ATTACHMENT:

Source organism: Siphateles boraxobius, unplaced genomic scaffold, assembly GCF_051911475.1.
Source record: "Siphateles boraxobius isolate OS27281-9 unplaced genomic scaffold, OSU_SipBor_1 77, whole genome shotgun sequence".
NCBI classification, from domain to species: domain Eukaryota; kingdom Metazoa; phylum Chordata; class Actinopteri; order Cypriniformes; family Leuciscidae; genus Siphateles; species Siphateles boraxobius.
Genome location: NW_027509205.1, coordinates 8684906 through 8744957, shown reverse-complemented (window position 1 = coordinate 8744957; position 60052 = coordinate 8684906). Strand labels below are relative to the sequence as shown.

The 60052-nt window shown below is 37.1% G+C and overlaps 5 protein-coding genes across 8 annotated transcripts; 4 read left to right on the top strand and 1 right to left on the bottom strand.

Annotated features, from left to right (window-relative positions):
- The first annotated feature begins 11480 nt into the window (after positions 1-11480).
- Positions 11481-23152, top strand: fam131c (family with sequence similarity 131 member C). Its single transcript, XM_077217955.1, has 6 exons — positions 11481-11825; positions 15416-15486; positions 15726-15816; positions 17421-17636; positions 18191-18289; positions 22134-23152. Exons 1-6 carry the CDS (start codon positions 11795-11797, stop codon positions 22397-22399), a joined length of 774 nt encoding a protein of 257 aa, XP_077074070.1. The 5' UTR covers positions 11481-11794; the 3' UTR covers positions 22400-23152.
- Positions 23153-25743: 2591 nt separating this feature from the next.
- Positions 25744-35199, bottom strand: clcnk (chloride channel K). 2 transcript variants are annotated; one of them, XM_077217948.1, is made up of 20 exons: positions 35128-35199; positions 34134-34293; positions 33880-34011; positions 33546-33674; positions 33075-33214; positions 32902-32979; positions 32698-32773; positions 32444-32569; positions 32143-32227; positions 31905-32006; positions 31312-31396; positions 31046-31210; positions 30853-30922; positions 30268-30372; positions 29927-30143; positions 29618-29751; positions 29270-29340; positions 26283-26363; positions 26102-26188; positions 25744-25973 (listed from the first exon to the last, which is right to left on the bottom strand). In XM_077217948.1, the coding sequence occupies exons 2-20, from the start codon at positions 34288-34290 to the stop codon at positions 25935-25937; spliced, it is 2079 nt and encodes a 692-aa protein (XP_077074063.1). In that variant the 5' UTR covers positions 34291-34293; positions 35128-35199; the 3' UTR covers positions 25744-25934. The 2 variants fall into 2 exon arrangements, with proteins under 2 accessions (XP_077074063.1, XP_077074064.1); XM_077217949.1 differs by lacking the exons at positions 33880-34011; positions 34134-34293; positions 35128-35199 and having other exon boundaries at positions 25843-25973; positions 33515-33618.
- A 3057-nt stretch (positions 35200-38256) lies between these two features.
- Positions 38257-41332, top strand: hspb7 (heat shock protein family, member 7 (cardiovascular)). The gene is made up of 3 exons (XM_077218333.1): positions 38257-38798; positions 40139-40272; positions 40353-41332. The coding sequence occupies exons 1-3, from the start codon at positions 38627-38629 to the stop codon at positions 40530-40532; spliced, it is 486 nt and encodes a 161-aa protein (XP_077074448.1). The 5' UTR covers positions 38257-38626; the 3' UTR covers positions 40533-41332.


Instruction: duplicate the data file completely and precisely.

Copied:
Source organism: Siphateles boraxobius, unplaced genomic scaffold, assembly GCF_051911475.1.
Source record: "Siphateles boraxobius isolate OS27281-9 unplaced genomic scaffold, OSU_SipBor_1 77, whole genome shotgun sequence".
NCBI classification, from domain to species: domain Eukaryota; kingdom Metazoa; phylum Chordata; class Actinopteri; order Cypriniformes; family Leuciscidae; genus Siphateles; species Siphateles boraxobius.
Genome location: NW_027509205.1, coordinates 8684906 through 8744957, shown reverse-complemented (window position 1 = coordinate 8744957; position 60052 = coordinate 8684906). Strand labels below are relative to the sequence as shown.

The 60052-nt window shown below is 37.1% G+C and overlaps 5 protein-coding genes across 8 annotated transcripts; 4 read left to right on the top strand and 1 right to left on the bottom strand.

Annotated features, from left to right (window-relative positions):
- The first annotated feature begins 11480 nt into the window (after positions 1-11480).
- Positions 11481-23152, top strand: fam131c (family with sequence similarity 131 member C). Its single transcript, XM_077217955.1, has 6 exons — positions 11481-11825; positions 15416-15486; positions 15726-15816; positions 17421-17636; positions 18191-18289; positions 22134-23152. Exons 1-6 carry the CDS (start codon positions 11795-11797, stop codon positions 22397-22399), a joined length of 774 nt encoding a protein of 257 aa, XP_077074070.1. The 5' UTR covers positions 11481-11794; the 3' UTR covers positions 22400-23152.
- Positions 23153-25743: 2591 nt separating this feature from the next.
- Positions 25744-35199, bottom strand: clcnk (chloride channel K). 2 transcript variants are annotated; one of them, XM_077217948.1, is made up of 20 exons: positions 35128-35199; positions 34134-34293; positions 33880-34011; positions 33546-33674; positions 33075-33214; positions 32902-32979; positions 32698-32773; positions 32444-32569; positions 32143-32227; positions 31905-32006; positions 31312-31396; positions 31046-31210; positions 30853-30922; positions 30268-30372; positions 29927-30143; positions 29618-29751; positions 29270-29340; positions 26283-26363; positions 26102-26188; positions 25744-25973 (listed from the first exon to the last, which is right to left on the bottom strand). In XM_077217948.1, the coding sequence occupies exons 2-20, from the start codon at positions 34288-34290 to the stop codon at positions 25935-25937; spliced, it is 2079 nt and encodes a 692-aa protein (XP_077074063.1). In that variant the 5' UTR covers positions 34291-34293; positions 35128-35199; the 3' UTR covers positions 25744-25934. The 2 variants fall into 2 exon arrangements, with proteins under 2 accessions (XP_077074063.1, XP_077074064.1); XM_077217949.1 differs by lacking the exons at positions 33880-34011; positions 34134-34293; positions 35128-35199 and having other exon boundaries at positions 25843-25973; positions 33515-33618.
- A 3057-nt stretch (positions 35200-38256) lies between these two features.
- Positions 38257-41332, top strand: hspb7 (heat shock protein family, member 7 (cardiovascular)). The gene is made up of 3 exons (XM_077218333.1): positions 38257-38798; positions 40139-40272; positions 40353-41332. The coding sequence occupies exons 1-3, from the start codon at positions 38627-38629 to the stop codon at positions 40530-40532; spliced, it is 486 nt and encodes a 161-aa protein (XP_077074448.1). The 5' UTR covers positions 38257-38626; the 3' UTR covers positions 40533-41332.